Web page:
Researchers at Karolinska Instittutet in Sweden used a specific brain mapping process known as a single-cell analysis to map a mouse brain and identify genes active in different cell types. The result of their study revealed new and unknown type of brain cells.
It is common knowledge that the nature of a particular cell determines the nature of a particular tissue and the corresponding organ. Cells are almost identical from a larger perspective. From a cellar and molecular perspective however, differentiation in cells is determined by the genes active in their respective DNA. A single-cell analysis is a method of identifying this differentiation using RNA sequencing to analyse and determine the genes active in a specific cell.
Principal investigators Jens Hjerling-Leffler and Sten Linnarson used a large-scale single-cell analysis to map a mouse brain and identify its various cellular constituents. They analysed over 3,000 cells from the cerebral cortex, one at a time, and subsequently, identified which among the 20,000 known genes were active in each one.
“If you compare the brain to a fruit salad, you could say that previous methods were like running the fruit through a blender and seeing what colour juice you got from different parts of the brain,” said Linnarson. “But in recent years we’ve developed much more sensitive methods of analysis that allow us to see which genes are active in individual cells.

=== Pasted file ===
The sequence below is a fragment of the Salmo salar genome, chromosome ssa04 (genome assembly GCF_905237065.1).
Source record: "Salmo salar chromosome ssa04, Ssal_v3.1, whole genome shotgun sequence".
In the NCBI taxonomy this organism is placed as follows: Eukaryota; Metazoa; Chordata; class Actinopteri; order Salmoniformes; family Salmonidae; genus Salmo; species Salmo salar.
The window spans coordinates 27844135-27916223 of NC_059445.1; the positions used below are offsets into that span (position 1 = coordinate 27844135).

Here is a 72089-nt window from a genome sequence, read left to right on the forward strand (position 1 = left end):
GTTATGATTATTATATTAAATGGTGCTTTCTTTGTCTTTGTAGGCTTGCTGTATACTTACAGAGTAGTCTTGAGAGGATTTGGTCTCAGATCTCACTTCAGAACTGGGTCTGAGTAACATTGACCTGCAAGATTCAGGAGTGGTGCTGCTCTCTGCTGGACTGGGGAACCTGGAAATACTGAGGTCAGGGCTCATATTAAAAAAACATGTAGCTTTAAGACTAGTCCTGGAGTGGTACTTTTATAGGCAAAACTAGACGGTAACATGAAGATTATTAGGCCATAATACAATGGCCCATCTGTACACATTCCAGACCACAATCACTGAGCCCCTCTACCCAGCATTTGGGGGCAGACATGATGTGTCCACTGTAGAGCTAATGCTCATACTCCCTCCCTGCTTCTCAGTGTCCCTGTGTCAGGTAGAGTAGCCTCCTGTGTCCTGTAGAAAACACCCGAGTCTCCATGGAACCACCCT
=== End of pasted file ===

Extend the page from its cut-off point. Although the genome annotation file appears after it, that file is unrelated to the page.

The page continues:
“This is like taking pieces of the fruit salad, examining them one by one and then sorting them into piles to see how many different kinds of fruit it contains, what they’re made up of and how they interrelate.”
The researchers identified 47 different kinds of cell, including a large proportion of specialised neurons, some blood vessel cells and glial cells, which take care of waste products, protect against infection and supply nerve cells with nutrients.
Interestingly, the researchers have also identified unknown cell types. These include a nerve cell in the most superficial cortical layer, and six different types of oligodendrocyte, which are cells that form the electrically insulating myelin sheath around the nerve cells.
The study nonetheless presented a new method for examining and analysing organs, tissues, and their constituent cells. This opens newer possibilities for developing treatments against certain types of diseases.
“We have created a much more detailed map of the cells of the brain that describes each cell type in detail and shows which genes are active in it,” said Hjerling-Leffler. “This gives science a new tool for studying these cell types in disease models and helps us to understand better how brain cell respond to disease and injury.”
Further details of the study are found in the article “Cell types in the mouse cortex and hippocampus revealed by single-cell RNA-seq” published in the journal Science.